I sit as I sit every morning after breakfasting, an open book before me. On the polished expanse of table a silver teaspoon and a china cup, the sun from the window illuminating its delicate translucency, reflecting off the gold rim like the sun at the moment it disappears below the horizon. This is my private sunset, or, should it be, sunrise. My hand, pale and thin, each vein showing faintly blue beneath the skin, rests lightly on Canto XIII of Dante’s Hell, as if it were made of wax. Through the window I see green and blue; a rich green dark with new life, the sky only slightly tinted, as in a watercolour. White and black cows spot the hills, a tail switching in one leaded pane, disconnected from the body in the next, head lowered to the grass. A small sparrow alights on a branch and is framed for an instant in an upper corner, then another. The lake, with its lattice of reeds and antique punt, flashes in rectangles like cubes of aspic, fish scales or diamonds around the throat of a beautiful woman. My own face, if I lean forward, will also be dissected thus, the eyes, the nose quite separate, the mouth sliced in two by a black line. Soon I must walk, then see my physician. Tonight I will go to the opera and dine with Lady X.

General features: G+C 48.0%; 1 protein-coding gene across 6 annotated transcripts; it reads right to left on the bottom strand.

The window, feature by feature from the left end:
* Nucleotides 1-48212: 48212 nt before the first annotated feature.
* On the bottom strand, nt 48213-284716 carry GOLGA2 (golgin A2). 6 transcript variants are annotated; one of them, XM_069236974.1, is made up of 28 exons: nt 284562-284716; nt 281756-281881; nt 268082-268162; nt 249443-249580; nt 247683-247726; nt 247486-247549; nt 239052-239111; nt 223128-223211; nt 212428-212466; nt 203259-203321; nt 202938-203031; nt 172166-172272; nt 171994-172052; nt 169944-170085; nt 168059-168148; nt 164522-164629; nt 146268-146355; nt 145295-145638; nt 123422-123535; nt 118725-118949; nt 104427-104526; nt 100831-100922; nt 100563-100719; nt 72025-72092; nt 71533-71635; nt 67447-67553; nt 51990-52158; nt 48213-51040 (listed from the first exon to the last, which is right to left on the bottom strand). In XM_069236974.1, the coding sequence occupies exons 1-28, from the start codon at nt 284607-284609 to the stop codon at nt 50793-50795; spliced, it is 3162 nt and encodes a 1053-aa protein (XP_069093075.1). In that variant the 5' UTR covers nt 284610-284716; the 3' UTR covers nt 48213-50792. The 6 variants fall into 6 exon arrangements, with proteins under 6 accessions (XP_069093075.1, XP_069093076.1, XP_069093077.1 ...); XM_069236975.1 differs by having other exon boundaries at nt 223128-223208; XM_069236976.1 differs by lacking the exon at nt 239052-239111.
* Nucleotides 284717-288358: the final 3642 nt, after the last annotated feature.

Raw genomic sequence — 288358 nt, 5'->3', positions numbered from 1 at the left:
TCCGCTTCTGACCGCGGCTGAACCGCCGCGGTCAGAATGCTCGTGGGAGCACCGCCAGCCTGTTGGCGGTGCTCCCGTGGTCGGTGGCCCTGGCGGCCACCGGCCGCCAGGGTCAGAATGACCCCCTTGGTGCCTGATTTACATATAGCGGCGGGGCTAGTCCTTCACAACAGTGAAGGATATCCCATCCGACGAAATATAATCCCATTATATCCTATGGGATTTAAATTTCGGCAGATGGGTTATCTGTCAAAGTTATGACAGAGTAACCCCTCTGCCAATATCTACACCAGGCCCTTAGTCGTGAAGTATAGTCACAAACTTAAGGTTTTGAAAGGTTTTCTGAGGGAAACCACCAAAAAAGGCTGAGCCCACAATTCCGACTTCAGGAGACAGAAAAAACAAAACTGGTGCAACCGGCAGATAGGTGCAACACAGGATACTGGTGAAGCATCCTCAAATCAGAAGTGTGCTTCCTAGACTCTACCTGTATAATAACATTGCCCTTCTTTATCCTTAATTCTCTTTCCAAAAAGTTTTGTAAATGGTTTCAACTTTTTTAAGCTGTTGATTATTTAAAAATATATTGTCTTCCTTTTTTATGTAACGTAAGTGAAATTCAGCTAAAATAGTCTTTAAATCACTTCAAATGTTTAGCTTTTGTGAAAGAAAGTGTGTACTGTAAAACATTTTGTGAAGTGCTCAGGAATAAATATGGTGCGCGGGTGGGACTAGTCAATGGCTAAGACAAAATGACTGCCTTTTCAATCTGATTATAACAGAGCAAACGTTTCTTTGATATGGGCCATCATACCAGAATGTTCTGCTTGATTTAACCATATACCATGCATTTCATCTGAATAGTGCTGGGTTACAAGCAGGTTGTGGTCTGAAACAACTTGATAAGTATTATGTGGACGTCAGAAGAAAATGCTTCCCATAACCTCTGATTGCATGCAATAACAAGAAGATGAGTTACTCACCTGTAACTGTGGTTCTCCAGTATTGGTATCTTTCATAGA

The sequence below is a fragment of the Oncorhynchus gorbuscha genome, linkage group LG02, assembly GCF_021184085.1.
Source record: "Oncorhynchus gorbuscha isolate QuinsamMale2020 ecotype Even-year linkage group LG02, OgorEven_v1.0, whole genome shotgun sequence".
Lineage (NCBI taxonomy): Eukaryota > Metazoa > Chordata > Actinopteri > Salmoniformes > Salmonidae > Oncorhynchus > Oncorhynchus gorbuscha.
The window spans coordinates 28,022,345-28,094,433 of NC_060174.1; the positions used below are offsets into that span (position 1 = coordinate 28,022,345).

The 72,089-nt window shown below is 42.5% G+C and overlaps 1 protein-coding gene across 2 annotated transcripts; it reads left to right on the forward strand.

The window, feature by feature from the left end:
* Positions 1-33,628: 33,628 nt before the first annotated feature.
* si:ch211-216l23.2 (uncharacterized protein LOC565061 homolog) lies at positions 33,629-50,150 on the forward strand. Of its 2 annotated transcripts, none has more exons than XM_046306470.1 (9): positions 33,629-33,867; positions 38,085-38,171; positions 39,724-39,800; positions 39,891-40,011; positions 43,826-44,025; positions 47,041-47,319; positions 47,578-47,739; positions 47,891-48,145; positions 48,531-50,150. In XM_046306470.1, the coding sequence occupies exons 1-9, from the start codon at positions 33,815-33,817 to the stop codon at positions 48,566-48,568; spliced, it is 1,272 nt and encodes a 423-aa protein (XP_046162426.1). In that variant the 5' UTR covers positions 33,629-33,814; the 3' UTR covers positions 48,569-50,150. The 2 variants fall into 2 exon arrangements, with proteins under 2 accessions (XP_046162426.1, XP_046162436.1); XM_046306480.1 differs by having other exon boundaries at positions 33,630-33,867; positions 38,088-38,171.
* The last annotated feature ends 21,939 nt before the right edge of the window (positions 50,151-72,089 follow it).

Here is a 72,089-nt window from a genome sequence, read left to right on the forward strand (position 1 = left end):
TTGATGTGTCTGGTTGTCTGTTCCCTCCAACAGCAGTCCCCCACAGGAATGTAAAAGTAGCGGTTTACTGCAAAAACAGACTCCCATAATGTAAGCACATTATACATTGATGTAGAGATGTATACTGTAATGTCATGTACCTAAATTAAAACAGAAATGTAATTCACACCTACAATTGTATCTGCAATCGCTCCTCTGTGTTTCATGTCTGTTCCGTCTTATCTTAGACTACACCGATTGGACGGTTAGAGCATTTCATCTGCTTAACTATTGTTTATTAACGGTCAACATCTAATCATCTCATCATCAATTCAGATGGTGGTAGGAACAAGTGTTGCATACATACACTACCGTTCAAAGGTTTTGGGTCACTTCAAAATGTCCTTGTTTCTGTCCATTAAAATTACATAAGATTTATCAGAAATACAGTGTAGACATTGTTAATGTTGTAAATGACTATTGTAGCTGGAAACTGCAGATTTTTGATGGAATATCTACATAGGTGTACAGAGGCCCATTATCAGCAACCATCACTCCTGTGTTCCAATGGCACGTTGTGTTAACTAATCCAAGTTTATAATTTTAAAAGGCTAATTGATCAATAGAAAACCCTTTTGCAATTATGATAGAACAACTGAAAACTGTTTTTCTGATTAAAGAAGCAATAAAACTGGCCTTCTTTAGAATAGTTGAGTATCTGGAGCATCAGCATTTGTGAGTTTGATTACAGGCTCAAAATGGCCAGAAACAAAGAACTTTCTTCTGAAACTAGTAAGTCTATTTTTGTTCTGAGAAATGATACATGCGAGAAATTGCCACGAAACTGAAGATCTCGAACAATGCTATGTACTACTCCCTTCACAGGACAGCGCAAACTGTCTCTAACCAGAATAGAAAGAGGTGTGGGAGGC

Nicolette Stasko is a contemporary Australian poet, novelist and non-fiction writer of United States origin.